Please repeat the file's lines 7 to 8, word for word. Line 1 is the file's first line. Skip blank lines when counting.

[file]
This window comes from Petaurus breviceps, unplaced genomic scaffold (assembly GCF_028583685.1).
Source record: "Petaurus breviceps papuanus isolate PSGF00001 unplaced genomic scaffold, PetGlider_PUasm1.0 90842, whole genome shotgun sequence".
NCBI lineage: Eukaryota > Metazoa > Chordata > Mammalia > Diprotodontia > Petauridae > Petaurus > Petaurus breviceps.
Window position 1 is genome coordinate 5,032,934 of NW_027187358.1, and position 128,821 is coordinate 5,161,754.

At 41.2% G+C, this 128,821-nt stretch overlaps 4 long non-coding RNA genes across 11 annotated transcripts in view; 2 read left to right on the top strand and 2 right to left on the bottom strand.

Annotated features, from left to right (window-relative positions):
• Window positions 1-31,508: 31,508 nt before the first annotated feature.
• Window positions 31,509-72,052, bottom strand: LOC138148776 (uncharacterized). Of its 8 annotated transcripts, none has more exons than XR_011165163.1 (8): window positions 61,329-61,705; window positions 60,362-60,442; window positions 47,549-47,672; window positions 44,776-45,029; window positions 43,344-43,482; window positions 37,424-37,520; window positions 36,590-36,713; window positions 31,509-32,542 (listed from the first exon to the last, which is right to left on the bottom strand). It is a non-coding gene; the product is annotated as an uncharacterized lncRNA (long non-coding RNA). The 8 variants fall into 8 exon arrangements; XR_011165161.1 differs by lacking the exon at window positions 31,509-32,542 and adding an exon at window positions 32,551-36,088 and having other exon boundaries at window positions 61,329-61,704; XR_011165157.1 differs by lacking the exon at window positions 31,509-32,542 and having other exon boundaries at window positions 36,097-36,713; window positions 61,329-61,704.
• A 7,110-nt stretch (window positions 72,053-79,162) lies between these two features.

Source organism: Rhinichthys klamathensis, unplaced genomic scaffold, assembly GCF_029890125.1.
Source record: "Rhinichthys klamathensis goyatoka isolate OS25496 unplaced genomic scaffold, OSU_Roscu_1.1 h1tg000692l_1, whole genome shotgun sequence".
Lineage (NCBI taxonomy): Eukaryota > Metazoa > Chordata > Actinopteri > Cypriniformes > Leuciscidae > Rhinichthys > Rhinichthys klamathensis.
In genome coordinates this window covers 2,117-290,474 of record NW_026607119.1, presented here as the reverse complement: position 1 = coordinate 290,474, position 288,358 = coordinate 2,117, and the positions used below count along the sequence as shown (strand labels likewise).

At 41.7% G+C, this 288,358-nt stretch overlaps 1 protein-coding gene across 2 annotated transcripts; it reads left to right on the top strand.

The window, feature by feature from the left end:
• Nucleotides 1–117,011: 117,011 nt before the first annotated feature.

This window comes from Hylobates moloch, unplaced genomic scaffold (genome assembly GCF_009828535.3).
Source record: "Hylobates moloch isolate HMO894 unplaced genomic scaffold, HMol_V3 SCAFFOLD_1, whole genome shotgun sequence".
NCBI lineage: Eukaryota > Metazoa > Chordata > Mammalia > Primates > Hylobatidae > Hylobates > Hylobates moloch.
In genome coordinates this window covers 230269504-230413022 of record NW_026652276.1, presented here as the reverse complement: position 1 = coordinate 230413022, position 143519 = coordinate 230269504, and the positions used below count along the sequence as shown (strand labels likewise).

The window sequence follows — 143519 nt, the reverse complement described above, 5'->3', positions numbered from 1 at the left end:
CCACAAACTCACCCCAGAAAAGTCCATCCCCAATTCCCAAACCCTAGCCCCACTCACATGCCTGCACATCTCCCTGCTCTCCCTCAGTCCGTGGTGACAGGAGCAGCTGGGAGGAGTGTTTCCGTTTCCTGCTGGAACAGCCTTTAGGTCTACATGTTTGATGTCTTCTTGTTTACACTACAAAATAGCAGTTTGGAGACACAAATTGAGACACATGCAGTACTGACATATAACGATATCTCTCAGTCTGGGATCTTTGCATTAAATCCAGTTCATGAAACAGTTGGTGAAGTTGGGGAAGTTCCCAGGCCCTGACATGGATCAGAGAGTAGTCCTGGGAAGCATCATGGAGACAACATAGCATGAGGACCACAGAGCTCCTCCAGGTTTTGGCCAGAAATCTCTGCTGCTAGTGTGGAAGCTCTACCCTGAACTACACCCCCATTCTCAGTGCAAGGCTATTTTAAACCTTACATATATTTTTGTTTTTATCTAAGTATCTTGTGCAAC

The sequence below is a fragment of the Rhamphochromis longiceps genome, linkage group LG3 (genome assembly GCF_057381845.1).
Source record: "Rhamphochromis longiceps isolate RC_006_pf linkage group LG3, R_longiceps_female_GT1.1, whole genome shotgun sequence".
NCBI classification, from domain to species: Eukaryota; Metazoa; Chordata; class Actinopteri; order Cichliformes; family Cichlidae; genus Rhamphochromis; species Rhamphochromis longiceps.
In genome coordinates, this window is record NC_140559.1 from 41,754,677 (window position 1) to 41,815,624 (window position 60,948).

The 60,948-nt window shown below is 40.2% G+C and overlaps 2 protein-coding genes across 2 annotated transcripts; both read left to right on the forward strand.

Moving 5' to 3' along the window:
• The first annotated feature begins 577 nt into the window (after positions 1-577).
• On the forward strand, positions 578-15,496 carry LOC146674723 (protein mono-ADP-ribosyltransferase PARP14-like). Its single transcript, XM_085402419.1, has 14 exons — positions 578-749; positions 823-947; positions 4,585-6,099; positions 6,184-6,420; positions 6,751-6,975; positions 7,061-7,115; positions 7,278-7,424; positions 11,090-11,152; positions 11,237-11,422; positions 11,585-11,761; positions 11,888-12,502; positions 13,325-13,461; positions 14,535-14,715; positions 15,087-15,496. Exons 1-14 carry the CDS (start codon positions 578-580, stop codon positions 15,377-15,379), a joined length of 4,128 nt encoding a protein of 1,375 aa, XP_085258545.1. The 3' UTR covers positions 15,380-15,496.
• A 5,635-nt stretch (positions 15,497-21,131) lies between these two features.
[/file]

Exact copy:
• Window positions 1-31,508: 31,508 nt before the first annotated feature.
• Window positions 31,509-72,052, bottom strand: LOC138148776 (uncharacterized). Of its 8 annotated transcripts, none has more exons than XR_011165163.1 (8): window positions 61,329-61,705; window positions 60,362-60,442; window positions 47,549-47,672; window positions 44,776-45,029; window positions 43,344-43,482; window positions 37,424-37,520; window positions 36,590-36,713; window positions 31,509-32,542 (listed from the first exon to the last, which is right to left on the bottom strand). It is a non-coding gene; the product is annotated as an uncharacterized lncRNA (long non-coding RNA). The 8 variants fall into 8 exon arrangements; XR_011165161.1 differs by lacking the exon at window positions 31,509-32,542 and adding an exon at window positions 32,551-36,088 and having other exon boundaries at window positions 61,329-61,704; XR_011165157.1 differs by lacking the exon at window positions 31,509-32,542 and having other exon boundaries at window positions 36,097-36,713; window positions 61,329-61,704.